Tristan and Yseult

Carl Grose and Anna Maria Murphy
Kneehigh Theatre/National Theatre
West Yorkshire Playhouse, Leeds

Production photograph

Fellow love-spotters! Remove your balaclava, loosen your anorak and prepare to be amazed by Kneehigh's unique take on the story of Tristan and Yseult. Don't forget to buy a programme or you won't get a free balloon with which to celebrate the wedding of King Mark and Yseult, and be sure to join in with the audience participation or you may find yourself being roundly abused by a demented Cornish knight Having set their seal on fairy tales, Wedekind's Lulu and Greek tragedy, Kneehigh boldly goes where even Richard Wagner feared to tread.

Director Emma Rice and the joint authors, realizing that most of us are unlikely to become the protagonists in an earth-shattering love affair, have chosen to celebrate the great Club of the Unloved. Under the leadership of narrator Mistress Whitehands (Amanda Lawrence) a chorus of bespectacled, notebook-carrying herberts (the above mentioned love-spotters) remain onstage throughout, peering at the actors and audience through binoculars and helping with props. It's a brilliant idea, and, as "Martin and the Misfits", the anoracked ones also provide most of the music.

Otherwise this modern-dress production doesn't stray too far from the ancient legend. King Morholt of Ireland (Craig Johnson) launches an unprovoked attack on Cornwall, during which the audience is showered with leaflets explaining that "we come as friends and liberators remember, any resistance is fatal". The Cornish King Mark (Mike Shepherd), finding his servile but psychotic henchman Frocin (Giles King) unequal to the task, is helped by the mysterious Breton knight Tristan (Tristan Sturrock). Tristan kills Morholt, who is wearing a locket containing a single red-gold hair. This inspires Mark to seek out the woman from whom it came.

The injured Tristan is despatched to Ireland, where he is nursed back to health by Yseult (Eva Magyar) - she of the red-gold hair - with the help of her devoted maid Brangian (Craig Johnson again, surely the most inspired doubling of the year). But Yseult also turns out to be Morholt's sister, and as part of her plan to avenge her brother's death she agrees to accompany Tristan to Cornwall and marry King Mark. Alas, due to an unfortunate mix-up involving a love potion and a bottle of plonk everything starts to go horribly wrong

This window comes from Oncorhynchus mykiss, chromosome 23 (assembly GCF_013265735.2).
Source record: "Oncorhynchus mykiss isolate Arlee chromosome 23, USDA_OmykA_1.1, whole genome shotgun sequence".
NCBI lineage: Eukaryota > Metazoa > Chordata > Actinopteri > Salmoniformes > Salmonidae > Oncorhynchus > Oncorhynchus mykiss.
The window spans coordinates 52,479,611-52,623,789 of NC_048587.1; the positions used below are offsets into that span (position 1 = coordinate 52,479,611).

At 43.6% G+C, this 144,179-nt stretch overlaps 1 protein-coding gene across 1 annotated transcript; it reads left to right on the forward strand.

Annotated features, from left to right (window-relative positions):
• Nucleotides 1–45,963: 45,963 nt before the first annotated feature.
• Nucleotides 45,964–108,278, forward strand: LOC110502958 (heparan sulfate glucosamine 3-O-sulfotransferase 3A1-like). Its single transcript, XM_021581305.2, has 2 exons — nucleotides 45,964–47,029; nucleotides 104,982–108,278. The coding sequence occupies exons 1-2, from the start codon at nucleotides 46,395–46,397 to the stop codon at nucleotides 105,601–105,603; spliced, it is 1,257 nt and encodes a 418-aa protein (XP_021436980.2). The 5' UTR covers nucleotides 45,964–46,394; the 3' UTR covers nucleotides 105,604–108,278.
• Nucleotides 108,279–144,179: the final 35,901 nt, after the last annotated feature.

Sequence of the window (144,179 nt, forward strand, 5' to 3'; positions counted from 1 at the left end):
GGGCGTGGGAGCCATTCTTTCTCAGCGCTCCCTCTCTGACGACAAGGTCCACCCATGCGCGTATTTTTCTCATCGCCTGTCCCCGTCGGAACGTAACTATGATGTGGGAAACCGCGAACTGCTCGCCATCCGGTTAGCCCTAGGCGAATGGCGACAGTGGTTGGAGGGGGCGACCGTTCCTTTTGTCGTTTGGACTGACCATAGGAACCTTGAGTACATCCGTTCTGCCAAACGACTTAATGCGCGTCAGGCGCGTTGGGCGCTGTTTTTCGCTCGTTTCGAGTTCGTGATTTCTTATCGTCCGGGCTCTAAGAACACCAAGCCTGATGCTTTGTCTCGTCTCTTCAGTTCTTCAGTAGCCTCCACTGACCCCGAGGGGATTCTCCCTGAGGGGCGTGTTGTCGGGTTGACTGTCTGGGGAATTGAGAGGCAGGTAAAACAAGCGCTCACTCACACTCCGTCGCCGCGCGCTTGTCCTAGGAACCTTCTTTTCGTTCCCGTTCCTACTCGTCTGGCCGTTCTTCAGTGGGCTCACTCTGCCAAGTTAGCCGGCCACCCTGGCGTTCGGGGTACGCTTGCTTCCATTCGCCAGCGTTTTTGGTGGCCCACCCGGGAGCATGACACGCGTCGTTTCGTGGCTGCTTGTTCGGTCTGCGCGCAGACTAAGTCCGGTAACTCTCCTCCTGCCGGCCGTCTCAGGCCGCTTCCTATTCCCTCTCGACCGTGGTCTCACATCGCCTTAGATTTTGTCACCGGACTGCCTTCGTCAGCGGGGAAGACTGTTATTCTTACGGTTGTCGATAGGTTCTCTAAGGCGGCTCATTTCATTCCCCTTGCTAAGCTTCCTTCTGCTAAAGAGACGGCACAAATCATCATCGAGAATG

As was the case with some of Kneehigh's previous shows, the text is little more than a peg on which to hang the rest of the production - it's hard not to wince at some of King Mark's rhyming couplets - but there simply isn't time to dwell on its shortcomings. The love potion scene, during which Sturrock and Magyar are hoisted into the air and swung out over the heads of the audience, is unforgettable, and the constant barrage of drama, comedy, acrobatics and dance had the audience cheering and whistling like mad.

My only reservation about the show is that I may never again be able to listen to Wagner's Tristan und Isolde without being troubled by visions of Craig Johnson's Brangian, clad in frumpy frock, sensible shoes and a headscarf, making every entrance with the aid of a concealed trampoline. Now that's something you'll never see at Bayreuth.

At the West Yorkshire Playhouse until 5th November, then touring to Salford and Birmingham

Philip Fisher reviewed this production at the RNT Cottesloe and David Chadderton did so at the Lowry, Salford.

Reviewer: J. D. Atkinson

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